A firefighter in Pompano Beach, Florida has been terminated after he placed toilet paper imprinted with the president's face in his station's restroom.
Bob Cesca: We're making too many babies
If someone asks you what is the planet's most dangerous problem, your immediate answer should be overpopulation. There are simply too many people and nowhere near the resources to adequately sustain the current population, much less the population of one, five or ten years down the road.
Here's a cheerful thought. At some point, nature will rise up and correct the human population problem as we reproduce like cancer cells, and I don't necessarily want to be around when that happens, either by an unstoppable global pandemic or some other worldwide calamity. The climate crisis is probably first in line to wipe out large sections of the human population, mostly in densely populated third world coastal nations. Ultimately, though, the planet will be just fine without us, but unless we intend to curb our population growth and the accelerated doubling time (the rate at which the human population doubles) nature will do it for us.
In America, however, everything is fine and dandy. It feels like we're shielded from the overpopulation crisis, which is probably why no one here really talks about it in spite of its critical importance. Actually, the only people talking about population in America are conservatives who are worried that we're not having enough babies — arguing that we need to increase our birth rate and population.
Professor Krugman, on his blog:
... I thought I'd look at the dollars and cents — and even I am somewhat shocked. Those [high income] tax hikes [proposed by the Obama administration] would raise $1.6 trillion over the next decade; according to the CBO, raising the Medicare age would save $113 billion in federal funds over the next decade.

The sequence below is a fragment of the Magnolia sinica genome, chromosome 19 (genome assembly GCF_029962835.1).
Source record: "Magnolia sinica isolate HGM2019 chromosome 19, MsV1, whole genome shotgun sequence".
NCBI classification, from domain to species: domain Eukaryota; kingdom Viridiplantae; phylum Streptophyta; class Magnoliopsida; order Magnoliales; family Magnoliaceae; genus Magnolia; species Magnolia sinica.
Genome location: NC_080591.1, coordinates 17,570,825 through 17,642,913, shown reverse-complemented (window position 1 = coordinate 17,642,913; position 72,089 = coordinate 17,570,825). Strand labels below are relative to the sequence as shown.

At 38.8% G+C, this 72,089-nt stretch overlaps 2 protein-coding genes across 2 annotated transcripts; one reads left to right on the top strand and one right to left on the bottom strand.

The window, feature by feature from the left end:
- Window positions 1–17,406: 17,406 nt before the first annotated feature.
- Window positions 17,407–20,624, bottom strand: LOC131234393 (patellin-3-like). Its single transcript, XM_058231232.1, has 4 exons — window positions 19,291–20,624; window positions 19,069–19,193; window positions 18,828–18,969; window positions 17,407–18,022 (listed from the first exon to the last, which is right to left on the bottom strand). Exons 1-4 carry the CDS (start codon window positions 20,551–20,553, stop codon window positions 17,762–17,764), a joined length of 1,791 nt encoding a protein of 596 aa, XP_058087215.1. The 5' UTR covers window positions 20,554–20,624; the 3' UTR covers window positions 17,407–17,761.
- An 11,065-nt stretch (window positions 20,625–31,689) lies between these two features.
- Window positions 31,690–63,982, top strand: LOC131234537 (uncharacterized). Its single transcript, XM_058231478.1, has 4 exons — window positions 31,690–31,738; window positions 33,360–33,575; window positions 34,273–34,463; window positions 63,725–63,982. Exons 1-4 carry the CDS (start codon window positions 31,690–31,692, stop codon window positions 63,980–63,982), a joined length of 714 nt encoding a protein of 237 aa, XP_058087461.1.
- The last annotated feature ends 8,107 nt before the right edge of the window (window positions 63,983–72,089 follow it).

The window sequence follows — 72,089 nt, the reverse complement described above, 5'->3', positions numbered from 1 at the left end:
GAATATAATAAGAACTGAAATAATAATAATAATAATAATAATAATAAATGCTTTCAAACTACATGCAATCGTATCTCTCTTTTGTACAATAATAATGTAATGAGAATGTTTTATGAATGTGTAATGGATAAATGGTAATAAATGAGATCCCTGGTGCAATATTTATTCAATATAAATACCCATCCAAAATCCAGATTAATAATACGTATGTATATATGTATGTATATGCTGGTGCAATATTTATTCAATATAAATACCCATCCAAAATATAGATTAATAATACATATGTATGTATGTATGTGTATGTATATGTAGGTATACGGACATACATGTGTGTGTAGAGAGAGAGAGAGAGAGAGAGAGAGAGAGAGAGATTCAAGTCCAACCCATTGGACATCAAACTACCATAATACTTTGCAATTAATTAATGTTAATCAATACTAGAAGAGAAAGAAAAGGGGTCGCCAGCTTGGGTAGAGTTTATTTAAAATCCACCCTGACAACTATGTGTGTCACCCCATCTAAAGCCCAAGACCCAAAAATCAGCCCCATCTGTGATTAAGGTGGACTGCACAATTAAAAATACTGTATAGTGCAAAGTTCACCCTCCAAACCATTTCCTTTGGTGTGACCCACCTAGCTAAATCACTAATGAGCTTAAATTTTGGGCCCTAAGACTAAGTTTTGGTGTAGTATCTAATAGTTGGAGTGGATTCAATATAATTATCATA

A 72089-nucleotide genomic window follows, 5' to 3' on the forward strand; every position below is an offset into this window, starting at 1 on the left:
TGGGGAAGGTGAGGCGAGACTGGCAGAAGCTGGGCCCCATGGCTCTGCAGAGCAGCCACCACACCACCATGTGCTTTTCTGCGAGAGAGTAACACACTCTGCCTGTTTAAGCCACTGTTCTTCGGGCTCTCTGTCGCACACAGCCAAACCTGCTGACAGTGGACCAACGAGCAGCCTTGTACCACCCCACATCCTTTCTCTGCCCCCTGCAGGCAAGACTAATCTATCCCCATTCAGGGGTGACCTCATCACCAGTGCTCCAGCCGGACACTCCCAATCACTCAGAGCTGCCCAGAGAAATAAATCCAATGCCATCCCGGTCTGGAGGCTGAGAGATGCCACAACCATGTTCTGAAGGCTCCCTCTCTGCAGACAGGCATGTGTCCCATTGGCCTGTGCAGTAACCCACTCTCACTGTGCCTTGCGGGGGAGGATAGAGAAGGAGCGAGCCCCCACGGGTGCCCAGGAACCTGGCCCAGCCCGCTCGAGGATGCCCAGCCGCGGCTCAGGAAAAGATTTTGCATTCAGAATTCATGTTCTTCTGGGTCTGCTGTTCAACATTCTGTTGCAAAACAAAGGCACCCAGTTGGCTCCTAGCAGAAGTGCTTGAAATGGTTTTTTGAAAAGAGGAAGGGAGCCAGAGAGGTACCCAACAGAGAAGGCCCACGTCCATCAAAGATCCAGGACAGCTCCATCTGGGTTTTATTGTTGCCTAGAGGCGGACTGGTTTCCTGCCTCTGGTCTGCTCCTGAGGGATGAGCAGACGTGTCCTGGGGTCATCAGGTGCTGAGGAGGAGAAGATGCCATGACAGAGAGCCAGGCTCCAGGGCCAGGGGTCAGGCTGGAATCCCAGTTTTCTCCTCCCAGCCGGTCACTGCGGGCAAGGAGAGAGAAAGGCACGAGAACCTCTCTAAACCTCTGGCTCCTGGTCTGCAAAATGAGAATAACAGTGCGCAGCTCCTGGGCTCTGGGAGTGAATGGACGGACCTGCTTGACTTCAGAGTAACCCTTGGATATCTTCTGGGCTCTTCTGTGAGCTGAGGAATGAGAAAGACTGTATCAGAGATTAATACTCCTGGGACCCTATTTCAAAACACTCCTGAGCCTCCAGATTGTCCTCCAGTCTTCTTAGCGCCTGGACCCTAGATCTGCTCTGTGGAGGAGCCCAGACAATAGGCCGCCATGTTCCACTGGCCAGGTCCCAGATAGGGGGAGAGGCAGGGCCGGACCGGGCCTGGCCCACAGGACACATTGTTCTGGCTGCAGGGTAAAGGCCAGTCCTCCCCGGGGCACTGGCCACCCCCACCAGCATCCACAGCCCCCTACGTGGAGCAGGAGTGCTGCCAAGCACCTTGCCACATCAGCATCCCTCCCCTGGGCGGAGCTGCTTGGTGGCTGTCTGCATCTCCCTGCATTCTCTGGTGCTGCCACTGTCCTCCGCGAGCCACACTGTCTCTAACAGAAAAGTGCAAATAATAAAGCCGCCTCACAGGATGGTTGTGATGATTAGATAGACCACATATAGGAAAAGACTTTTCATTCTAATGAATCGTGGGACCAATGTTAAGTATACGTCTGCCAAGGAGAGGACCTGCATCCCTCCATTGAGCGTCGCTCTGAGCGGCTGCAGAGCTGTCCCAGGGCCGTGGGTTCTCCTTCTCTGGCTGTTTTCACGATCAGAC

So, the non-serious proposal would reduce the deficit 14 times as much as the serious proposal.
I guess we have to understand the definition of serious: a proposal is only serious if it punishes the poor and the middle class.
Also known as, "The Class Wars of 2012":
... This was very much an election pitting the interests of the very rich against those of the middle class and the poor.
And the Obama campaign won largely by disregarding the warnings of squeamish "centrists" and embracing that reality, stressing the class-war aspect of the confrontation. This ensured not only that President Obama won by huge margins among lower-income voters, but that those voters turned out in large numbers, sealing his victory.
The important thing to understand now is that while the election is over, the class war isn't. The same people who bet big on Mr. Romney, and lost, are now trying to win by stealth — in the name of fiscal responsibility — the ground they failed to gain in an open election…More »